The Allais paradox is a paradox about the psychology of decision-making. It presents two choices:

- Choice A: You have a 50% chance of winning $1,000 and a 50% chance of winning nothing.
- Choice B: You have a 99% chance of winning $1,000 and a 1% chance of winning $1,000,000.

Which choice would you make? Most people would choose the second choice because they perceive a higher probability of receiving some amount of money, despite the potential for a much larger win with Choice B.

However, when we evaluate the expected values of these choices, we find that they are not the same. Choice A has an expected value of $500 (0.5 * $1,000), while Choice B has an expected value of $10,000.99 (0.99 * $1,000 + 0.01 * $1,000,000).

The Allais paradox demonstrates that people sometimes make decisions based on factors other than expected value, such as the perceived risk of losing everything or the desire for a larger potential gain.

Which choice would you make? Most people would choose the second choice because they want to try to win the big prize, even though the expected value (the average amount you would win) is the same in both choices.

The Allais paradox shows that sometimes people don’t make decisions based on the expected value, but rather on other things like the chance of winning a big prize or the risk of losing everything. This can lead to decisions that don’t make sense, especially in situations where it’s important to make good decisions.

Put another way, the average person doesn’t crunch the numbers, use logical formulas, and identify what the optimal arithmetic decision is. Instead, they go off common judgement, assuming one choice is better. The second choice looks better because there’s zero chance of walking away with nothing, a very large chance of getting the max winnings of the first choice, and 1% of winning an extreme amount. However, a machine or AI would tell you that both options actually output the same amount over time.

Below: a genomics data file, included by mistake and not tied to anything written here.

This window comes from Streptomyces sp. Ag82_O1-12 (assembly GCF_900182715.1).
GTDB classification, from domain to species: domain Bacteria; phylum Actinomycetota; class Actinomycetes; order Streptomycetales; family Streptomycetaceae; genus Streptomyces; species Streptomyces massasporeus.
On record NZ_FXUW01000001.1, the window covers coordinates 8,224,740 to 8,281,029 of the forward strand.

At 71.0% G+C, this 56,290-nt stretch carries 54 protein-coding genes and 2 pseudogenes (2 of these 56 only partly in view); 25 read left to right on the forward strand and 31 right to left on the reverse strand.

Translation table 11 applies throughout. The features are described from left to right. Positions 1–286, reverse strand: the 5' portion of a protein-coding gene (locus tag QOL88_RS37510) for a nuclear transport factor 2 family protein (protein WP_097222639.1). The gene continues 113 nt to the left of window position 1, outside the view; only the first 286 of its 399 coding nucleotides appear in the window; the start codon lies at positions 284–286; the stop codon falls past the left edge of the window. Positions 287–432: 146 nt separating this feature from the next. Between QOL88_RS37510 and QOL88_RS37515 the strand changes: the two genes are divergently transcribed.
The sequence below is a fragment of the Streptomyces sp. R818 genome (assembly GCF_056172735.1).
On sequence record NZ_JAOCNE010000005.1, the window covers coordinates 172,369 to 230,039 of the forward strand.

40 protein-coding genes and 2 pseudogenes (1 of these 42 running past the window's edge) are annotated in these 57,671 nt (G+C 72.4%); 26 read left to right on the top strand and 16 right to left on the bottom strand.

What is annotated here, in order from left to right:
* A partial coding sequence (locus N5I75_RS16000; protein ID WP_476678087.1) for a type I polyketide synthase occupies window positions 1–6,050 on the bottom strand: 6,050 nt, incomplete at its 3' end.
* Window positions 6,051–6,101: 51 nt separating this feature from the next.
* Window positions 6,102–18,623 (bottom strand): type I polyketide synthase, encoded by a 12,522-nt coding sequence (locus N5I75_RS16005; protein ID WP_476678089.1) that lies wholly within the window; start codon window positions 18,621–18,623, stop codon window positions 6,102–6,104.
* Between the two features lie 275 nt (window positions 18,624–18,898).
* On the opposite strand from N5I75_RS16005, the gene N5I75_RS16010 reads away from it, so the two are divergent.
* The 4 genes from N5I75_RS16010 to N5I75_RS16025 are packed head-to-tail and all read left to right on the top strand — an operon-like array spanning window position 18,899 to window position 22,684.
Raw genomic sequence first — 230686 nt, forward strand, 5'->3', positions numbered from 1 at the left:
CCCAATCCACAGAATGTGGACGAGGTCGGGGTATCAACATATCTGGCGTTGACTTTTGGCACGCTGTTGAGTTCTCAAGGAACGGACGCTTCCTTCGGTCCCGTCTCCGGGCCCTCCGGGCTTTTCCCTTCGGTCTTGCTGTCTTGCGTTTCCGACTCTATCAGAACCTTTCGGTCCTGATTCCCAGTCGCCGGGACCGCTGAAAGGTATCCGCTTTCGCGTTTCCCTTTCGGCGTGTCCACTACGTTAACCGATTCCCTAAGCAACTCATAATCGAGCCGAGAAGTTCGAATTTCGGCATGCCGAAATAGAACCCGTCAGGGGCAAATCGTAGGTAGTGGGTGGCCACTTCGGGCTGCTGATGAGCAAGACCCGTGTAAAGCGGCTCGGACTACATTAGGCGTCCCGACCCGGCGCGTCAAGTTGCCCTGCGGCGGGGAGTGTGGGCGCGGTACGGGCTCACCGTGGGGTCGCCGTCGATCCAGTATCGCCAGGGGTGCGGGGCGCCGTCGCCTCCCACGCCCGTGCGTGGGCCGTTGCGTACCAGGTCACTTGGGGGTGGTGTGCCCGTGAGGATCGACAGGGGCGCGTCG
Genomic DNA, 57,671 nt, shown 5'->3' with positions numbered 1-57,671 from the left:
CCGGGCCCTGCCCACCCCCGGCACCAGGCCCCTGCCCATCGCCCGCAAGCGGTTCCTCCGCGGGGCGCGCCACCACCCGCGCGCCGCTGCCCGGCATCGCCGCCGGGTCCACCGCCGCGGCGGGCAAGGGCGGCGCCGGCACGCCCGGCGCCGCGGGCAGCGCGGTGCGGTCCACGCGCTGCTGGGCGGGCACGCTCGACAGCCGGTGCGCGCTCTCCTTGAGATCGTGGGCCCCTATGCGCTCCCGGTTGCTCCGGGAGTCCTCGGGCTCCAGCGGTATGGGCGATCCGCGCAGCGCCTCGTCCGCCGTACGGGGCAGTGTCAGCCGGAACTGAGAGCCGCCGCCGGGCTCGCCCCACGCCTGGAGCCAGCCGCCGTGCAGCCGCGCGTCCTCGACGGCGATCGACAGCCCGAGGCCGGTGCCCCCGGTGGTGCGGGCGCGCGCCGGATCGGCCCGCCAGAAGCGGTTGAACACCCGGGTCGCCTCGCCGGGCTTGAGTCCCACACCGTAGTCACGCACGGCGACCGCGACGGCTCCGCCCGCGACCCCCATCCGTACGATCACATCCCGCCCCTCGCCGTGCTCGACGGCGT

This bias can hurt us in situations when we fail to see that both decisions are equal when they are. And this is just one example of many biases working together against you on a typical basis. The goal isn’t necessarily to be aware of all these biases, especially if your decisions don’t have to do with money. Instead, it’s to identify the big biases (affiliate link to a good book) and be aware of those.

I’m confused. How would both choices output the same amount over time? You only have a 50% shot of getting any money with the first choice. While with the second choice, you will get money every single time. Over time, the second choice will always get you more money in the long run.

Thank you for your thoughtful comment and for pointing out the oversight in my article regarding the outcomes of the choices in the Allais paradox. You’re absolutely correct that the expected values of the choices are not the same, and I appreciate your attention to detail.

The purpose of the article was to highlight how decision-making can be influenced by factors beyond pure mathematical calculation, but it’s important to ensure that the examples used are accurate. I will make the necessary updates to the article to reflect the correct expected values of the choices.

I value your feedback and constructive criticism, as it helps to improve the quality and accuracy of the content presented.